15 per
cent,
Mr. Adams said that he wanted








De Witt’s Pills

If you could read even a few of the

teful

Addend Per " yee f id relief 7 = taking’ De Witt's Pile pea
r ; endum i) Saryi oun f at 7
(b) sharing the profits in tions and promoting that extra oe fap “op oe wo eMestee Ne 87/1951 from His The Addendum to the Resolution to go ltd dali lng . BACKACHE would realize that your sufferin, any, also be
“above average” years; confidence of employers which is ) shou pe credited to e xeellency the Governor to the emasie? cr gnifi t ut oe) LUMBAGO unn . Why not try them for your
assistance to ths industry, so necessary to the promotion and Labour Welfare Fund. Further- Honourable the House of Assembly +t ta ded ¢ been in the resclution, “It was! SCIATICA trouble? Chey may be just what you need. Go
(ce) ice > industry, intorante “of harmonious rex Mote the:new-and gadidondl con= regarding provision for the pay- Jt is proposed to grant a Cost of stupid because it was not true. Aaya . Cinch ak 0 sgn dale aval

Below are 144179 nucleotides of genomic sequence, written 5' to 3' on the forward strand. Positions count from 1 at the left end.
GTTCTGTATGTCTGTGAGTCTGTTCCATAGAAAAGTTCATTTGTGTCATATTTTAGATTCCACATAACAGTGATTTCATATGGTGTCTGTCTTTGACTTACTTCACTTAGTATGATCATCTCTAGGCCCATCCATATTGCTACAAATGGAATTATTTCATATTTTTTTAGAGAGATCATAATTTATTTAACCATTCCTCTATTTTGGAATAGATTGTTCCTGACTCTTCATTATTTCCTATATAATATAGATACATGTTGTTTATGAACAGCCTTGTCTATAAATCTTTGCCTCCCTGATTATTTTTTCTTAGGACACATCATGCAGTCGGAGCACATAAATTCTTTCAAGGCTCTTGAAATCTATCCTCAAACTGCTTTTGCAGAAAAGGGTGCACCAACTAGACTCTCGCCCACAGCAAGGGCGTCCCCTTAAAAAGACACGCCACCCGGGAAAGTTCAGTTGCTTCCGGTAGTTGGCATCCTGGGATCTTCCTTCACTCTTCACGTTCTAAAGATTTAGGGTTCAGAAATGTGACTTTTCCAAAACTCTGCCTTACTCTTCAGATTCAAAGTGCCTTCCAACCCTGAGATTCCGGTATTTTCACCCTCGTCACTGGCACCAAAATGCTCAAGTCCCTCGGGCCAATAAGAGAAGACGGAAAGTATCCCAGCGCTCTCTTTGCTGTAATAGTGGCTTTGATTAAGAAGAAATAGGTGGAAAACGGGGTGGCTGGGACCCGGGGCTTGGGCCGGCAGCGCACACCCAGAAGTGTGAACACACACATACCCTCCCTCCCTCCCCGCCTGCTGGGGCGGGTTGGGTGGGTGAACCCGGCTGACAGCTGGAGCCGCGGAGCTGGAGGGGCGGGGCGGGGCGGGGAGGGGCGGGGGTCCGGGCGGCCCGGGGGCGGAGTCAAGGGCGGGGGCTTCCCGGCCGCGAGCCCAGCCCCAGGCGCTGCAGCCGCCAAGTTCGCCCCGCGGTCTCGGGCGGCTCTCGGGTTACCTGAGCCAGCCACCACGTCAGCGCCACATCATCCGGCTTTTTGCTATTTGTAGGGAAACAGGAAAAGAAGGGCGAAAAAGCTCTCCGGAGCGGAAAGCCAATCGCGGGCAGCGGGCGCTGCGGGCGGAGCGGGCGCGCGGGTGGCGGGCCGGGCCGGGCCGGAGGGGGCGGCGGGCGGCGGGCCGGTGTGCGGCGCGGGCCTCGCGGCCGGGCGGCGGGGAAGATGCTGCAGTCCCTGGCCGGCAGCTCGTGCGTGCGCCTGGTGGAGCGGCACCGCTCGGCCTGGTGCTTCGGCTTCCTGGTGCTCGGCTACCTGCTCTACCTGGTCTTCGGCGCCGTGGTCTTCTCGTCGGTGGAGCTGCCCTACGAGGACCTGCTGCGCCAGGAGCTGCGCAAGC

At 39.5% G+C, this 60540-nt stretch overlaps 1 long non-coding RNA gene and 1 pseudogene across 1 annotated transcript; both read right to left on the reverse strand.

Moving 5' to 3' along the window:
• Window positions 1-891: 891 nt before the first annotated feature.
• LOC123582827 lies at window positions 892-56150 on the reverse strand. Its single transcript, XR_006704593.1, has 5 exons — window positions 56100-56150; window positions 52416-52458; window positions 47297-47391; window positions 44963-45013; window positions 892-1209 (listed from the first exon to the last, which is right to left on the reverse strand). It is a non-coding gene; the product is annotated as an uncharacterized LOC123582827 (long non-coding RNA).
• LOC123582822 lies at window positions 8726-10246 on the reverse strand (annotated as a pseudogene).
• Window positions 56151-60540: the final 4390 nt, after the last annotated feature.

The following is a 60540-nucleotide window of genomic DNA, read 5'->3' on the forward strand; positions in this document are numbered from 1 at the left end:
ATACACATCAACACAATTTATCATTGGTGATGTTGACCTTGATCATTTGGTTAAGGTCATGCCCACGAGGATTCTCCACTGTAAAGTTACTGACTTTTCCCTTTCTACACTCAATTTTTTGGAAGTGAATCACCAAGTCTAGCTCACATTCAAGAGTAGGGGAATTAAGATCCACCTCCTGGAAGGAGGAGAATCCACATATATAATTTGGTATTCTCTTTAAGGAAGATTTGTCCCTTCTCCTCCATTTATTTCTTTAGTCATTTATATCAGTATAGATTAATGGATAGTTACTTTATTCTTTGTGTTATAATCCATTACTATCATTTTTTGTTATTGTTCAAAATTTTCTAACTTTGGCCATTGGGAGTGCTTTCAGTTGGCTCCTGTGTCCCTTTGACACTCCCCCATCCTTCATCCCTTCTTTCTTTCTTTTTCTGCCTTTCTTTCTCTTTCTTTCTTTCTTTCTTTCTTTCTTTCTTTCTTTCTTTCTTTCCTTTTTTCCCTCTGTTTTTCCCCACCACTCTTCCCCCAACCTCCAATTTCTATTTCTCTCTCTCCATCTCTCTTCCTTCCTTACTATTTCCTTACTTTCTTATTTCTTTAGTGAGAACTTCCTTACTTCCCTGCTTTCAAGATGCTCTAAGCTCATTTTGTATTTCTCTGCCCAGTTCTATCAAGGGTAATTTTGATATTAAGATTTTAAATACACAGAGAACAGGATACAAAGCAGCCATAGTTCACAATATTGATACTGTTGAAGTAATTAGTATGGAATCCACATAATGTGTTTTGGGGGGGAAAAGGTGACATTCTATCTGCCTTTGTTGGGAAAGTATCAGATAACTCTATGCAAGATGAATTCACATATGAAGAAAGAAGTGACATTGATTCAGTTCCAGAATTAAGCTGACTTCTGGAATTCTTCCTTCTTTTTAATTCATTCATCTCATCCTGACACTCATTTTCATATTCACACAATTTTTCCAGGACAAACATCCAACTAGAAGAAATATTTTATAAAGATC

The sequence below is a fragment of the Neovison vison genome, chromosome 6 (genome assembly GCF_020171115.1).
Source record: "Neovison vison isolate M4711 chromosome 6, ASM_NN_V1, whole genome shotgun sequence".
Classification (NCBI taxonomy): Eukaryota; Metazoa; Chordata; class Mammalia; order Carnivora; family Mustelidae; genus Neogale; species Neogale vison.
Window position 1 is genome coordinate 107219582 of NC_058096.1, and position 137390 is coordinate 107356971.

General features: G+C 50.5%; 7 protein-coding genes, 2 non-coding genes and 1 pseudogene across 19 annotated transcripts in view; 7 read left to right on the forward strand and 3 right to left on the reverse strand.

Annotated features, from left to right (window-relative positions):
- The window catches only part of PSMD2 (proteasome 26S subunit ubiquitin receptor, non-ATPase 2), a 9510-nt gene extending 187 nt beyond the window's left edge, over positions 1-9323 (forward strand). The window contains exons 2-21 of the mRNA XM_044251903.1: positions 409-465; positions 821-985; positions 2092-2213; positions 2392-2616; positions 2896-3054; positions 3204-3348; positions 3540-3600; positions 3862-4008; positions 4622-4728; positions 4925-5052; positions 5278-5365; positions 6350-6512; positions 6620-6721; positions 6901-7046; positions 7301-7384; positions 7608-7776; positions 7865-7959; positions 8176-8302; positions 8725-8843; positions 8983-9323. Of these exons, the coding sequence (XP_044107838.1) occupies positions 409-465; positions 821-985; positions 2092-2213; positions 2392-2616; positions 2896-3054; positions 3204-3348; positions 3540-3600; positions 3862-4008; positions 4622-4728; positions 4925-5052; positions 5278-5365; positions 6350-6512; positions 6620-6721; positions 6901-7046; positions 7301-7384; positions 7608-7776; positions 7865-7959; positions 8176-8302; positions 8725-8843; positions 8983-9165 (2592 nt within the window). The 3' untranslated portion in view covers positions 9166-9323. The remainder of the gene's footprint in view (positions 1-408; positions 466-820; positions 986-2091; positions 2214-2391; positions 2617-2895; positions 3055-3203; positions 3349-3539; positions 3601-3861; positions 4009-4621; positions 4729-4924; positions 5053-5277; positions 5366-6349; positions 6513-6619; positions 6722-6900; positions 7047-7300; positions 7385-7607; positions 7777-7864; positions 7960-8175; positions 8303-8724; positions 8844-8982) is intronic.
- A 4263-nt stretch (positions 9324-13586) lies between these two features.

both owners and employees maintenance o § . a e. ment of expenses of elections for Living Allowance with effect from aceaniinet tabs © Gertaad JOINT your chemist get pp! wa’
1 =, lati tribution of $1.80 per ton of the in the General Assembly from ‘funds . The G rr ) EUMATIC
ty ti ti n of the Siabil- Third, the. provision in clause ustry to the Labour Welfare Fund | of the Central Government = Rs = June, 1951, fo all to send down the, eeestution tee a9 42°73
y uullization of the us eC, ization Fund; (h) for an annual memorandum in thes a: toe et ine, dispose! ef the. | at the rates set out in Schedule II inna the taovecneaene made that| §
(dy peasants’ cane to attract and. a certified financial state- “me proposals therefore result’so jo supplement the ‘Estimates | '© this Resolution, The total cost decision. the Whitley Council R GUARANTEE
bl hich ement the Estimates .
the same price as “other ment to be made public. which ¢.. 4< 1951 is concerned in t

estates” cane;

principles and datums have not
been fully accepted by one or
another of the par.ies, the agree-
ment arrived at reflects a great
measure of agreement on the
fundamentals, which should fur-
ther improve the already good